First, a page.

Host: Yes! That completely makes sense to me and I applaud you for your efforts. I have long said we need to shine the light on our ancestors lives and celebrate their achievements, as well as their obstacles. I champion Jewish protagonists in lighter narratives, because I feel we do a disservice to our community by only speaking of the tragic and horrifying events of our past. Do you remember your first Jewish fiction that was non-Holocaust related?

Guest: This is my favorite question because no one has ever asked me this but I truly think this book is why I write—or at least the feeling it gave me is what I want to create for other people. So the book is Out of Many Waters by Jacqueline Dembar Greene. It’s an MG novel I read in second grade, a few years after it came out. It’s about a Jewish girl who was taken aware from her parents by the church during the Portuguese Inquisition and she ends up on the ship that will bring the first group of Jews to the Dutch colony of New Amsterdam in 1655. It was the first time I saw myself in history before the late 19th century. I was always a history person but I always sort of knew that the stories were never about me or anyone I could have been that wasn’t either centered on the Holocaust or a very small recent experience. I wanted roots deeper than 1881 and I got it.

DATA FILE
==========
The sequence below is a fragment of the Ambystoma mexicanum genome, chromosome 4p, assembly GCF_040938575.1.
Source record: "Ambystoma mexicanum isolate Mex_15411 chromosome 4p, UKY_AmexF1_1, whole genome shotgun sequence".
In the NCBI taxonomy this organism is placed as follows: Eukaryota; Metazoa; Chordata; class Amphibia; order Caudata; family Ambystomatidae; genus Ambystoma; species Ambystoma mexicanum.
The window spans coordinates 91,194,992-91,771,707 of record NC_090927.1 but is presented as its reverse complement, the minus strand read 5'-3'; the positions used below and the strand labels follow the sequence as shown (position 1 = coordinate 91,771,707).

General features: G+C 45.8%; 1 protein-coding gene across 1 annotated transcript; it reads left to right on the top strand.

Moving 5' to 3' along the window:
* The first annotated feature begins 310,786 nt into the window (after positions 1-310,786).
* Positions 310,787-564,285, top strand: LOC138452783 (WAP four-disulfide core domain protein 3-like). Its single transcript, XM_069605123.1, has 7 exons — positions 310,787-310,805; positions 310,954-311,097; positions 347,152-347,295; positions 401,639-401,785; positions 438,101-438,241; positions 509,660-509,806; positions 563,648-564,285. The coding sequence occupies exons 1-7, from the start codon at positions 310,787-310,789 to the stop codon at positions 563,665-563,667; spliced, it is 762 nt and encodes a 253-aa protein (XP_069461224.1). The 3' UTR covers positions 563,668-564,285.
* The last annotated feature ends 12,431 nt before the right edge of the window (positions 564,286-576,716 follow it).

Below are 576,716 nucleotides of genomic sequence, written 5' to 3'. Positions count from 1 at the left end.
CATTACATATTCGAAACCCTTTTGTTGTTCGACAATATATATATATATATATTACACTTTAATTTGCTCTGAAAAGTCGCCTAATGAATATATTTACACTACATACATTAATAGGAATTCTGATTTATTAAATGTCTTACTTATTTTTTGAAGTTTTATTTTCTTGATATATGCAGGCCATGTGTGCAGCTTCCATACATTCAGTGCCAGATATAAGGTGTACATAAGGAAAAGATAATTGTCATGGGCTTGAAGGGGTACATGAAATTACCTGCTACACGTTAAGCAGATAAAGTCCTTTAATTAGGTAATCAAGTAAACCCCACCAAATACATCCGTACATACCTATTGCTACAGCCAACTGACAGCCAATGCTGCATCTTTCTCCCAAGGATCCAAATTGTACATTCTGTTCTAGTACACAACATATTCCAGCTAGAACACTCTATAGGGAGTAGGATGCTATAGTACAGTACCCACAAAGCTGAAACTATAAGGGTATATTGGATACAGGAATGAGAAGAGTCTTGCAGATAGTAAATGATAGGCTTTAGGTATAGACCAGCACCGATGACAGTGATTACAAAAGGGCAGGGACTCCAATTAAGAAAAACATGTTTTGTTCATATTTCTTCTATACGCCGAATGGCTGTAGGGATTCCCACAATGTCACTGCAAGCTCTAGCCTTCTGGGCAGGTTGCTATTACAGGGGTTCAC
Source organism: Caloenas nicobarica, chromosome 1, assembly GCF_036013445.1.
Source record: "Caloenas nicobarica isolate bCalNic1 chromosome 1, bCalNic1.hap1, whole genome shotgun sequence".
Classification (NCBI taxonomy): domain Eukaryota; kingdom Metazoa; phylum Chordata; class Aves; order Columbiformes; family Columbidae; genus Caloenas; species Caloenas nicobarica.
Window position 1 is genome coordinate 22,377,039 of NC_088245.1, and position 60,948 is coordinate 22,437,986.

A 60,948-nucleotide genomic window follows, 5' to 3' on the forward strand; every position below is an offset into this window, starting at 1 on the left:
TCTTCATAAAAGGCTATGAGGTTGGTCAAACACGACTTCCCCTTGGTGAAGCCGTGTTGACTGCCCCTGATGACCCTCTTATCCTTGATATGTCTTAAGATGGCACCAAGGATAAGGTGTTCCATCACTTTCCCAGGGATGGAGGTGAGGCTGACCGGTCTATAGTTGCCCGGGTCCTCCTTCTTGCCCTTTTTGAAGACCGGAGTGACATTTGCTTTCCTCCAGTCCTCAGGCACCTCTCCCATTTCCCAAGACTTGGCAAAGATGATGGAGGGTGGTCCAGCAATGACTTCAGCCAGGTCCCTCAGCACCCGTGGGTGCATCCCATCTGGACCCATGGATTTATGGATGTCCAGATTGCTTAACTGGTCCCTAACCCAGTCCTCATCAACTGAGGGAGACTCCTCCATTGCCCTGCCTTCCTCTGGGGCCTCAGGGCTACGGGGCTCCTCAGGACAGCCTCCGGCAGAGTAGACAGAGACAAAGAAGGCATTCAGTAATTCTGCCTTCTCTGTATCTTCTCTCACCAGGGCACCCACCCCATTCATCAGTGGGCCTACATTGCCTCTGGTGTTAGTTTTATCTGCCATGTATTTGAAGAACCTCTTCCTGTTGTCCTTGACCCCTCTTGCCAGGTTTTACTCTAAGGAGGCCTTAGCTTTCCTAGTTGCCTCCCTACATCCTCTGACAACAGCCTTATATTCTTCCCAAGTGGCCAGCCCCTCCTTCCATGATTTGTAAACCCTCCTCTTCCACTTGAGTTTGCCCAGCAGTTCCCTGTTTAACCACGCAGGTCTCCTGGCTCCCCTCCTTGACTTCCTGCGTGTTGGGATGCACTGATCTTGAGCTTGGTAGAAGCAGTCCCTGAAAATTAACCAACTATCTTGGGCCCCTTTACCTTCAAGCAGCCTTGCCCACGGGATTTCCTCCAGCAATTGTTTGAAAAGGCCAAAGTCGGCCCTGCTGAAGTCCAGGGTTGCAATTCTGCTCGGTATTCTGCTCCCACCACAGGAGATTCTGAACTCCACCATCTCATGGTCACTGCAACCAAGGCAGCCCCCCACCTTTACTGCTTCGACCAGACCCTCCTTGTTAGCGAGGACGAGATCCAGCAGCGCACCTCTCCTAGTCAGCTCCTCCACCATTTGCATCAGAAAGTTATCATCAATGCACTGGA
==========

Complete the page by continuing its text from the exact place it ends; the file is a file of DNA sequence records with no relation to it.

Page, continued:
Host: It is amazing, isn’t it, how a book can have such an impact on our young lives. An extraordinary amount of time is spent researching for interesting facts and those small, important details that make our novels so affecting. Were you moved by any of your own discoveries? Was anything particularly surprising or touching, in a way you may never have expected?